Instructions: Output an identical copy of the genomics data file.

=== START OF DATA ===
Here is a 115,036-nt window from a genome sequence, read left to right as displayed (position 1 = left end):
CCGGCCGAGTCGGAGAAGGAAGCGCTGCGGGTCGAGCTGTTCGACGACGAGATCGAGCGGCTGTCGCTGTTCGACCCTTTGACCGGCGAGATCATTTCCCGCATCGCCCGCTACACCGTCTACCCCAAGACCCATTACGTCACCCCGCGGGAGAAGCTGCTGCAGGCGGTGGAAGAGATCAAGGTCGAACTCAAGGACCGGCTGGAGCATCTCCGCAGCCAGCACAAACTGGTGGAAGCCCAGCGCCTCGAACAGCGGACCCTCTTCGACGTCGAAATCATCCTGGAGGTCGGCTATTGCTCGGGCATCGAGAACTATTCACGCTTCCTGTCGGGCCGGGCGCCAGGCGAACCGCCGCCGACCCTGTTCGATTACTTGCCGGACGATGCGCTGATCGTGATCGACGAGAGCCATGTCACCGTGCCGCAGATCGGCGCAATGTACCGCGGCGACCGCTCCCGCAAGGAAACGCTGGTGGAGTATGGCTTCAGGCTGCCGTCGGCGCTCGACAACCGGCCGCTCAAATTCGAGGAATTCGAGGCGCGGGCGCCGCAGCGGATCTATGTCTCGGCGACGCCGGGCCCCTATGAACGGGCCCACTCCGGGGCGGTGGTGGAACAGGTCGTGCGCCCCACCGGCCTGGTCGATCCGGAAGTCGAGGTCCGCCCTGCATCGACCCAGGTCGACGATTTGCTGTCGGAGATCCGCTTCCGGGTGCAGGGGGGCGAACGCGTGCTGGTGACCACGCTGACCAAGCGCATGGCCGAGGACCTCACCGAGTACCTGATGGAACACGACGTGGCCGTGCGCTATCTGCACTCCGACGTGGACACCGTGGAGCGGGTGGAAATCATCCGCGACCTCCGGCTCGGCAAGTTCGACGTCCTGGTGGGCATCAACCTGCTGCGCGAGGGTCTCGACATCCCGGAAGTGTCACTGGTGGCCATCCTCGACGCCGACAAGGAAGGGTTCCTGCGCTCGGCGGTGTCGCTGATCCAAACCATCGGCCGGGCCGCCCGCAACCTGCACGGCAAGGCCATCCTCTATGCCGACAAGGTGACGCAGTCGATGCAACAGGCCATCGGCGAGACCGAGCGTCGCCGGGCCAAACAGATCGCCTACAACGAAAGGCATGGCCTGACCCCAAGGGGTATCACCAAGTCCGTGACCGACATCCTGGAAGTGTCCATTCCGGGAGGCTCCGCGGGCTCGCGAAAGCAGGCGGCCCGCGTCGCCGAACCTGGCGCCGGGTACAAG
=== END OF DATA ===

Here is a 115,036-nt window from a genome sequence, read left to right as displayed (position 1 = left end):
CCGGCCGAGTCGGAGAAGGAAGCGCTGCGGGTCGAGCTGTTCGACGACGAGATCGAGCGGCTGTCGCTGTTCGACCCTTTGACCGGCGAGATCATTTCCCGCATCGCCCGCTACACCGTCTACCCCAAGACCCATTACGTCACCCCGCGGGAGAAGCTGCTGCAGGCGGTGGAAGAGATCAAGGTCGAACTCAAGGACCGGCTGGAGCATCTCCGCAGCCAGCACAAACTGGTGGAAGCCCAGCGCCTCGAACAGCGGACCCTCTTCGACGTCGAAATCATCCTGGAGGTCGGCTATTGCTCGGGCATCGAGAACTATTCACGCTTCCTGTCGGGCCGGGCGCCAGGCGAACCGCCGCCGACCCTGTTCGATTACTTGCCGGACGATGCGCTGATCGTGATCGACGAGAGCCATGTCACCGTGCCGCAGATCGGCGCAATGTACCGCGGCGACCGCTCCCGCAAGGAAACGCTGGTGGAGTATGGCTTCAGGCTGCCGTCGGCGCTCGACAACCGGCCGCTCAAATTCGAGGAATTCGAGGCGCGGGCGCCGCAGCGGATCTATGTCTCGGCGACGCCGGGCCCCTATGAACGGGCCCACTCCGGGGCGGTGGTGGAACAGGTCGTGCGCCCCACCGGCCTGGTCGATCCGGAAGTCGAGGTCCGCCCTGCATCGACCCAGGTCGACGATTTGCTGTCGGAGATCCGCTTCCGGGTGCAGGGGGGCGAACGCGTGCTGGTGACCACGCTGACCAAGCGCATGGCCGAGGACCTCACCGAGTACCTGATGGAACACGACGTGGCCGTGCGCTATCTGCACTCCGACGTGGACACCGTGGAGCGGGTGGAAATCATCCGCGACCTCCGGCTCGGCAAGTTCGACGTCCTGGTGGGCATCAACCTGCTGCGCGAGGGTCTCGACATCCCGGAAGTGTCACTGGTGGCCATCCTCGACGCCGACAAGGAAGGGTTCCTGCGCTCGGCGGTGTCGCTGATCCAAACCATCGGCCGGGCCGCCCGCAACCTGCACGGCAAGGCCATCCTCTATGCCGACAAGGTGACGCAGTCGATGCAACAGGCCATCGGCGAGACCGAGCGTCGCCGGGCCAAACAGATCGCCTACAACGAAAGGCATGGCCTGACCCCAAGGGGTATCACCAAGTCCGTGACCGACATCCTGGAAGTGTCCATTCCGGGAGGCTCCGCGGGCTCGCGAAAGCAGGCGGCCCGCGTCGCCGAACCTGGCGCCGGGTACAAG